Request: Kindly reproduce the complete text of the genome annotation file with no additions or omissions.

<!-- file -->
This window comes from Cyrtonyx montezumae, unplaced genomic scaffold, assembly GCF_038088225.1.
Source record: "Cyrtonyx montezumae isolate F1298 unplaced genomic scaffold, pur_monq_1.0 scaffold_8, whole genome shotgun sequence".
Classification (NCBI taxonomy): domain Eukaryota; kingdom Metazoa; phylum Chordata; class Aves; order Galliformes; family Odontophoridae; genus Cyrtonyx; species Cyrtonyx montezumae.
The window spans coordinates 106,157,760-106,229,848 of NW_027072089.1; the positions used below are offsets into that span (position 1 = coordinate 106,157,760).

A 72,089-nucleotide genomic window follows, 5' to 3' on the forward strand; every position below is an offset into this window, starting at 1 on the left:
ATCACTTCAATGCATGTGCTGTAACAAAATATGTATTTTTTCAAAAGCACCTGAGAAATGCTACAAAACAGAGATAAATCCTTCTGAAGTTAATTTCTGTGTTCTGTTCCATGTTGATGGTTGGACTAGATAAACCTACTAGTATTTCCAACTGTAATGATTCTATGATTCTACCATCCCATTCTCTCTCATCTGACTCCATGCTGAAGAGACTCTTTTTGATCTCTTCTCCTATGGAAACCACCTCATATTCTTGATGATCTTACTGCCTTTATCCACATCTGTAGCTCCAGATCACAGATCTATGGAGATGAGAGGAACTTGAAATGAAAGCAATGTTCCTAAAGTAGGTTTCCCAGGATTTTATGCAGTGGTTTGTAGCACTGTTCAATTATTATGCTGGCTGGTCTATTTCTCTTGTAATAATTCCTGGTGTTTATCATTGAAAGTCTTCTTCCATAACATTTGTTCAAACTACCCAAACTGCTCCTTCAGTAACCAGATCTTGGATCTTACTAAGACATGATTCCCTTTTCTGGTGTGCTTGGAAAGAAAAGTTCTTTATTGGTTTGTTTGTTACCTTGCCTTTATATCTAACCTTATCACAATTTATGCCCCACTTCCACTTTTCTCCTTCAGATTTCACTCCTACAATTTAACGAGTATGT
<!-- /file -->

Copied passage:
This window comes from Cyrtonyx montezumae, unplaced genomic scaffold, assembly GCF_038088225.1.
Source record: "Cyrtonyx montezumae isolate F1298 unplaced genomic scaffold, pur_monq_1.0 scaffold_8, whole genome shotgun sequence".
Classification (NCBI taxonomy): domain Eukaryota; kingdom Metazoa; phylum Chordata; class Aves; order Galliformes; family Odontophoridae; genus Cyrtonyx; species Cyrtonyx montezumae.
The window spans coordinates 106,157,760-106,229,848 of NW_027072089.1; the positions used below are offsets into that span (position 1 = coordinate 106,157,760).

A 72,089-nucleotide genomic window follows, 5' to 3' on the forward strand; every position below is an offset into this window, starting at 1 on the left:
ATCACTTCAATGCATGTGCTGTAACAAAATATGTATTTTTTCAAAAGCACCTGAGAAATGCTACAAAACAGAGATAAATCCTTCTGAAGTTAATTTCTGTGTTCTGTTCCATGTTGATGGTTGGACTAGATAAACCTACTAGTATTTCCAACTGTAATGATTCTATGATTCTACCATCCCATTCTCTCTCATCTGACTCCATGCTGAAGAGACTCTTTTTGATCTCTTCTCCTATGGAAACCACCTCATATTCTTGATGATCTTACTGCCTTTATCCACATCTGTAGCTCCAGATCACAGATCTATGGAGATGAGAGGAACTTGAAATGAAAGCAATGTTCCTAAAGTAGGTTTCCCAGGATTTTATGCAGTGGTTTGTAGCACTGTTCAATTATTATGCTGGCTGGTCTATTTCTCTTGTAATAATTCCTGGTGTTTATCATTGAAAGTCTTCTTCCATAACATTTGTTCAAACTACCCAAACTGCTCCTTCAGTAACCAGATCTTGGATCTTACTAAGACATGATTCCCTTTTCTGGTGTGCTTGGAAAGAAAAGTTCTTTATTGGTTTGTTTGTTACCTTGCCTTTATATCTAACCTTATCACAATTTATGCCCCACTTCCACTTTTCTCCTTCAGATTTCACTCCTACAATTTAACGAGTATGT